If you’ve decided to start HubSpot onboarding with an agency – or if you’re doing it independently – you’ll need to get pretty savvy with creating conversion sequences. If you’re following the inbound methodology (which we highly recommend you do) you’ll be encouraged to create educational, helpful, free content for your audience to download – such as pillar pages, ebooks, checklists and guides, which we call lead magnets. In return, all you ask is a few details from the person downloading it using a form.

Conversion sequences are the journey you take your prospects on in order for them to convert and become leads. When a contact fills in your form in exchange for your free lead magnet, they become a contact in your database. You then follow this up with an appropriate email trying to move them to take the next step. Understanding this process will be key to building your customer base and growing your business, so in this post we aim to answer the common questions our clients have about this stage.

If you’re onboarding with ESM Inbound, we will focus on conversion sequences during our fourth call – and we dedicate the whole call to looking at the process and tools together. Below, we’ve broken down the experience into digestible chunks so you can start planning your first conversion sequence on your own, or get ahead before your next call with us (we like it when clients do this!)

Old fashioned telephones lined up on a wall

Element 1: The CTA

During the call we will explore what a CTA is. Your CTAs (calls to action) are vitally important to get a visitor to start the whole download process. They are the gateway to getting more information from your prospects, so getting them right is crucial.

What do they look like?

A CTA is a button, image with copy on it or scrolling banner. This can be positioned on a blog post or webpage:

  • At the side so it tracks the reader as they scroll
  • Within the main body of the content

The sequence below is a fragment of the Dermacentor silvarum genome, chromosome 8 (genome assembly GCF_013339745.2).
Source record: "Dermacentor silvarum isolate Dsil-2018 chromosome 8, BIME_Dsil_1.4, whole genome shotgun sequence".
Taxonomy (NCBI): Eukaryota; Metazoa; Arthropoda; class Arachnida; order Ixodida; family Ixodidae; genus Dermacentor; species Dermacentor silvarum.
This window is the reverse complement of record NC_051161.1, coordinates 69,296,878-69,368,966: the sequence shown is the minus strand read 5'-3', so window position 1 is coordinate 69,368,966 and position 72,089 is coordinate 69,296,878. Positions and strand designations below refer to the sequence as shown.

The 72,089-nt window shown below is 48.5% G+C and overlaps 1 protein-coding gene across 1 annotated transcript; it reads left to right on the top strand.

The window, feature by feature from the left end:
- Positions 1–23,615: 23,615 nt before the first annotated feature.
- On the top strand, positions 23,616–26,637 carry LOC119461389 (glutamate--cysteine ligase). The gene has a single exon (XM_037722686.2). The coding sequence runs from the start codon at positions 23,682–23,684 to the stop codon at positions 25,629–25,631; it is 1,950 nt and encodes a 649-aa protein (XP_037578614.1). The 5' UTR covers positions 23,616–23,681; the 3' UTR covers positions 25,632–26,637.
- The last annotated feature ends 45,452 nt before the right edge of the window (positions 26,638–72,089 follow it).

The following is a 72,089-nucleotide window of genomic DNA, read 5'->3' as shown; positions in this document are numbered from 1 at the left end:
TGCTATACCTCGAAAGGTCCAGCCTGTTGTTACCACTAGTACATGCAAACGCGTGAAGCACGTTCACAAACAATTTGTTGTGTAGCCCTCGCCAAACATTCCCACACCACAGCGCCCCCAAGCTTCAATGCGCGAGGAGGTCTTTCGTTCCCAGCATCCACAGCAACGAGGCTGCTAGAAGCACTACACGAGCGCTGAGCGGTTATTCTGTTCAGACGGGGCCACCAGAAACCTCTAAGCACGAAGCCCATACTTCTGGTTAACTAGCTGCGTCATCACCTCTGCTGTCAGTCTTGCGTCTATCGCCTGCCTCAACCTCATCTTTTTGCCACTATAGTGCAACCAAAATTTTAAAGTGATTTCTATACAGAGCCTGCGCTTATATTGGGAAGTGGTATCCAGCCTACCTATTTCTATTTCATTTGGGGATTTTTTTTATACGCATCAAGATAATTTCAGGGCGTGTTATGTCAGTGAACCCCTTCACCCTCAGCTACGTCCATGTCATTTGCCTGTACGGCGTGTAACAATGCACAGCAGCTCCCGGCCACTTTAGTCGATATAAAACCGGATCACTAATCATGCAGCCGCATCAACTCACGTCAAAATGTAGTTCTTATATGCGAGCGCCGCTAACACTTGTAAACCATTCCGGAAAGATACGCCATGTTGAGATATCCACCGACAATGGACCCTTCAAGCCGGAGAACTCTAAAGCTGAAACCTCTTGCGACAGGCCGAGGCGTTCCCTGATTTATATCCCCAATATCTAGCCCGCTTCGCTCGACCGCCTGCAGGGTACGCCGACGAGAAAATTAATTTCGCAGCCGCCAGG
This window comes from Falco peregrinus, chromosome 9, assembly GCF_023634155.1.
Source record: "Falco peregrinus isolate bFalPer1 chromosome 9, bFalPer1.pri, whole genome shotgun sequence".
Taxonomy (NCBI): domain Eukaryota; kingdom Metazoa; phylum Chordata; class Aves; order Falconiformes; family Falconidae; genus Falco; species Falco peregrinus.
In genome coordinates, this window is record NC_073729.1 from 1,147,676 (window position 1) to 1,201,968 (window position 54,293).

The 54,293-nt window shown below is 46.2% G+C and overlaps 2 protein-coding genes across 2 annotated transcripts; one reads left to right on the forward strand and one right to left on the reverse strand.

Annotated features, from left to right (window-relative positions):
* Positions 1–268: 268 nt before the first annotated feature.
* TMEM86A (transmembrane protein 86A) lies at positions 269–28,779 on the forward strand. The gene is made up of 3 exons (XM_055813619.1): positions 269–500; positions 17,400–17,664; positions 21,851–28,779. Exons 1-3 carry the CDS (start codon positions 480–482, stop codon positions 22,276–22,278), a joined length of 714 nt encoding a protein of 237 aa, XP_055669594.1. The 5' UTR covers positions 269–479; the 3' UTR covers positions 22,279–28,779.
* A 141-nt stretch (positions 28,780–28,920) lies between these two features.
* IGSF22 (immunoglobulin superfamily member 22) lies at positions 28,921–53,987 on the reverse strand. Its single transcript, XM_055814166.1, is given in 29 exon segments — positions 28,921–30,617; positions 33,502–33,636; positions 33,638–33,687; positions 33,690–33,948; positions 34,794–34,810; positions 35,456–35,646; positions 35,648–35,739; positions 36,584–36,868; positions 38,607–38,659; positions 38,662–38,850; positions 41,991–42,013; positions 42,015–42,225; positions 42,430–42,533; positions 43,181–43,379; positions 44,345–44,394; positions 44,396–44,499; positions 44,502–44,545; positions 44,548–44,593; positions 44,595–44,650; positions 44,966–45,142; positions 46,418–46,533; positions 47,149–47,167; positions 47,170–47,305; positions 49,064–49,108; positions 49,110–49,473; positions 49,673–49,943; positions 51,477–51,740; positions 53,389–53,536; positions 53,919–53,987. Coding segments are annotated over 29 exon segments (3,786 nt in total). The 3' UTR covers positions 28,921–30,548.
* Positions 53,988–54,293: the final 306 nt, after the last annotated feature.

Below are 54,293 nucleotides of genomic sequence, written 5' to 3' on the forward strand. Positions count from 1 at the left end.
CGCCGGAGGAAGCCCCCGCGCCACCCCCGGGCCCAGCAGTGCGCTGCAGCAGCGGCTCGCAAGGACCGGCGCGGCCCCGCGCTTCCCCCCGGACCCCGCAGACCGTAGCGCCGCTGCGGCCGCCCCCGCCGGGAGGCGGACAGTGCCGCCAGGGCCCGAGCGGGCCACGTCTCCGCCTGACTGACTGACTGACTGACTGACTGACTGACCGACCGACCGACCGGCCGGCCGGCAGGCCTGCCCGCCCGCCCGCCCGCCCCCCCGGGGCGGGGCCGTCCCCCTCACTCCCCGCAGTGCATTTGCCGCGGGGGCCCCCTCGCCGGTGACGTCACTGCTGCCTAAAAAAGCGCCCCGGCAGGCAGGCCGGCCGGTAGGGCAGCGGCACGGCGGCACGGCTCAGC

• Over the top of a video
  • Along the top or bottom of a page as a banner

You will need to experiment with CTAs and find out which location works best for your buyer personas, discovering which position gets the most clicks.

Best practice

This, again, will depend on some trial and error for your visitors, such as which colour and font you should have on your CTA button, or whether images work better than copy on its own. But one consistent best practice is to use imperative language to encourage a reader to take action and to keep the copy short. Examples include:

  • Download your ebook
  • Submit your details
  • Get your free guide
  • Subscribe to blog
  • Convert more visitors

Start the CTA with an action verb, instructing your visitor to click, and follow it with a very clear (yet short) description of what will happen when they click – what will they be getting if they begin this journey?

How to

Creating a new CTA in HubSpot is straightforward, simply follow this lesson in HubSpot Academy for a detailed walk through.

A plane's wheel landing on landing strip

Element 2: Landing Page

We will then take a closer look at landing pages. This is the next page your visitor will see once they’ve clicked on your CTA. For example, if you’re offering them a free checklist to help them get ahead and feel organised, your landing page acts as a gate to this useful content.

You don’t just want a CTA to click straight through to the free offer or you won’t be able to collect the visitor’s contact details for your database – you need to create a page that ‘protects’ the content before giving it away in exchange for their details.

What do they look like?

A landing page has some specific features such as:

  • A large, clear heading reminding them what the offer is and what they’re getting out of this exchange.
  • An explanation of the offer you’re giving them, listing the benefits (preferably in bulletpoints to make it easy and quick to read).
  • A form – you need this to capture details. Remember to make the length of the form relative to the lead magnet you’re offering them: if they’re downloading a one-page checklist, asking for 16 fields to be filled in on the form is excessive – usually just the name, email and company is enough to get started.

Best practice

There are certain clever things you can do to ensure your landing page is inviting and your visitor takes the next step by actually filling in your form:

  • Remove the navigation menu from the top of the page so they aren’t tempted to click off
  • Make your copy succinct and short – don’t distract unnecessarily with wordy content